Devonport became a suburb in the late 19th century. Today, the streets are lined with wooden colonial villas built in the late 19th and early 20th centuries, along with a number of grand stately homes overlooking the harbour.
From the late 1920s, Devonport and the North Shore began to attract many of Auckland’s writers, thanks to the slow pace of life, cheap bach (holiday cabin) accommodation, and proximity to nature – beautiful bays and beaches overhung by pohutukawa trees. The poet and satirist A.R.D. (Rex) Fairburn lived in the area from 1946 until his death in 1957. His home was a gathering place for artists, writers, and musicians – and once played host to an entire Italian opera company! Devonport was also home to the writer and poet James Bertram, who interviewed Chinese Communist leader Mao Zedong in 1936, and the poet and novelist Kevin Ireland.
To learn more about the area’s literary history, check out the council-run North Shore Literary Walks.
Today, Devonport continues to attract a number of writers, drawn by its literary vibe. It remains a popular destination for Aucklanders looking to get away from the city, thanks to its heritage architecture and eclectic independent bookstores, cafes, and speciality shops.
With its distinctive symmetrical black cone, Rangitoto Island is a symbol of Auckland, and the most iconic of the 47 islands scattered across the Hauraki Gulf. The volcanic eruption which created the island occurred just 600 years ago, and was observed by Maori people, making it New Zealand’s youngest volcano. At 260 metres, it is the highest volcanic cone in Auckland, and the closest island to the mainland.
The Maori people never lived on the island, but it was used as a strategic lookout point and had importance in a number of myths. The Maori name is Nga Rangi-i-totongia a Tamatekapua which translates to ‘the day the blood of Tamatekapua was shed’. The name refers to an incident in which Tamatekapua, the chief of the Arawa canoe fought a major battle with the resident iwi Tainui at Islington Bay on Rangitoto over some form of adultery. As a result, Tamatekapua’s face was bloodied and bruised.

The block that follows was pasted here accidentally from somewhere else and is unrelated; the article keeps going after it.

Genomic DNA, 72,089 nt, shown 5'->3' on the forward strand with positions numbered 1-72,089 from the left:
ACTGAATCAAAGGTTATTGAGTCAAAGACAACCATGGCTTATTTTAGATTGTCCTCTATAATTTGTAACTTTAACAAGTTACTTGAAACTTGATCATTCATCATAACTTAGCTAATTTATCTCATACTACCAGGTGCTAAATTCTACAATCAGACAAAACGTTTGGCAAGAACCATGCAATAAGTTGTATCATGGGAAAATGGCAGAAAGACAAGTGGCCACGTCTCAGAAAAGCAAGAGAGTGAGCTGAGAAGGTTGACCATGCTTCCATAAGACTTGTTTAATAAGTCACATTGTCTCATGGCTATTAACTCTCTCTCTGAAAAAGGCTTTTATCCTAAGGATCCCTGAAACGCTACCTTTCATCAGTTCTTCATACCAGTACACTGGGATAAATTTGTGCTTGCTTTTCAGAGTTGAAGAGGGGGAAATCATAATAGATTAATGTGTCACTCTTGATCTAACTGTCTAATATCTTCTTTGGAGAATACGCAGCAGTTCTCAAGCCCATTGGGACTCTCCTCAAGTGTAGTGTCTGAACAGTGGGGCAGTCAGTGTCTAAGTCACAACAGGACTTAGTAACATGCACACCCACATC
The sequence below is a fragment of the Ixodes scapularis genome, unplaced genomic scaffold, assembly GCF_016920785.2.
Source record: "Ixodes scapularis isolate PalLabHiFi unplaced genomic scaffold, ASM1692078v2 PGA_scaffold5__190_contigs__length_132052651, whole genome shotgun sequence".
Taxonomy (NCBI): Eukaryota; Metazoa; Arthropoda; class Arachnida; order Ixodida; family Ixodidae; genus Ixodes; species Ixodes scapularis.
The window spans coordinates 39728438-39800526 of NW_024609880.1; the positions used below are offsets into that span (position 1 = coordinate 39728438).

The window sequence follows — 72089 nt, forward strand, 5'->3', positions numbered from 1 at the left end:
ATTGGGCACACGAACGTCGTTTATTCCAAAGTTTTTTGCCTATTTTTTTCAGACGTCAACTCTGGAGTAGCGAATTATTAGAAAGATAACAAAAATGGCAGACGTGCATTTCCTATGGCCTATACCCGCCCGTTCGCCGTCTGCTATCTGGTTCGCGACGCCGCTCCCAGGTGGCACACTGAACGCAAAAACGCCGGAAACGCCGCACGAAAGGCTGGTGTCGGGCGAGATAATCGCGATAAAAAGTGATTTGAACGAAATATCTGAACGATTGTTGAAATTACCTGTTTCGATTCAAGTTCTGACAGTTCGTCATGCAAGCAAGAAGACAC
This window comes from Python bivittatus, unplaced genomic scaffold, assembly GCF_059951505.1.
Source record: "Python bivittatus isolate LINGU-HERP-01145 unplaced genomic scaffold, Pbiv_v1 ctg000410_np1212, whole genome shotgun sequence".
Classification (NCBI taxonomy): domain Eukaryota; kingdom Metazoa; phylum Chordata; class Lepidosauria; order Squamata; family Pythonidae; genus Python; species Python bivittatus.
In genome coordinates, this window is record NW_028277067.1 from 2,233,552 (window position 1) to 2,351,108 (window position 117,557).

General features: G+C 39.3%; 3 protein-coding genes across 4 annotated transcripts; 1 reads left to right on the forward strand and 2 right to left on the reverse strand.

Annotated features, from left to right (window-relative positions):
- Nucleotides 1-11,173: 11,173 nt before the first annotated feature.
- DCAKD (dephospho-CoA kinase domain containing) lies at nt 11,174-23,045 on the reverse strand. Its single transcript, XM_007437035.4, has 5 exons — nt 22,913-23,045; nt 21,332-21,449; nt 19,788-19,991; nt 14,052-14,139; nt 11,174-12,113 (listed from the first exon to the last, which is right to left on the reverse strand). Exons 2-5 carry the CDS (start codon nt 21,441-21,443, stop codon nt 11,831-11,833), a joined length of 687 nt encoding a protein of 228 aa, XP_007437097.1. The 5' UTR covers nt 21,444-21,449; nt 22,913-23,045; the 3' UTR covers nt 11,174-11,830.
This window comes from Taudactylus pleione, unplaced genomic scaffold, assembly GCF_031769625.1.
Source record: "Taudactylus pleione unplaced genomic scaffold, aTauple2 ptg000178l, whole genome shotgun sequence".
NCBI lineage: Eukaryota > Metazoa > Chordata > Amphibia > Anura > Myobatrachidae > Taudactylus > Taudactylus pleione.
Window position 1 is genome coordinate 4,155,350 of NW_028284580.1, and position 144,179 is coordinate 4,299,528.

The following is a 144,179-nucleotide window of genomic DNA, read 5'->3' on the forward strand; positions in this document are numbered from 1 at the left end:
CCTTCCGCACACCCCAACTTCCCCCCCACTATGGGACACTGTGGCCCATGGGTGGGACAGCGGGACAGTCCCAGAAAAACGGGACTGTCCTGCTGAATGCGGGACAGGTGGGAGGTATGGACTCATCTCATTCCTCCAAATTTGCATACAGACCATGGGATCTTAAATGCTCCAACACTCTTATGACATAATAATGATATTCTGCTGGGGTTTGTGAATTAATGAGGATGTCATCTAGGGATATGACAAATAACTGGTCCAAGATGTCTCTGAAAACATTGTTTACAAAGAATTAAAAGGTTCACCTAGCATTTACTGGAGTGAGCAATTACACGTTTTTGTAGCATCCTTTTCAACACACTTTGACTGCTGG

Rangitoto Island was bought by the crown in 1859, and was quarried until 1890, when it became a public reserve. With the exception of a few bachs of dubious legality built in the interwar era, and the use of the island for military installations during World War II, Rangitoto has mostly been preserved from development.
The lava rock of the island is home to over 200 native plant species. It boasts the world’s biggest collection of crimson-flowered pōhutukawa. Thanks to the hot conditions and lack of soil, plants on the island form unusual hybrids and adopt strange behaviours – in particular, the Northern rata has hybridised with the pōhutukawa to form a number of variations.
In 2011, the Department of Conservation declared Rangitoto pest free, after the removal of pests such as possums and wallabies. As a result, native plant and wildlife has been restored to the island. Pōhutukawa forest provides shelter and shade for other species like mingimingi, koromiko and puka; while the trees attracted native birds, who arrived on their own, including the kākāriki, kākā parrot, and tūī. Other native animals were introduced by the Department of Conservation, including the saddleback and whitehead.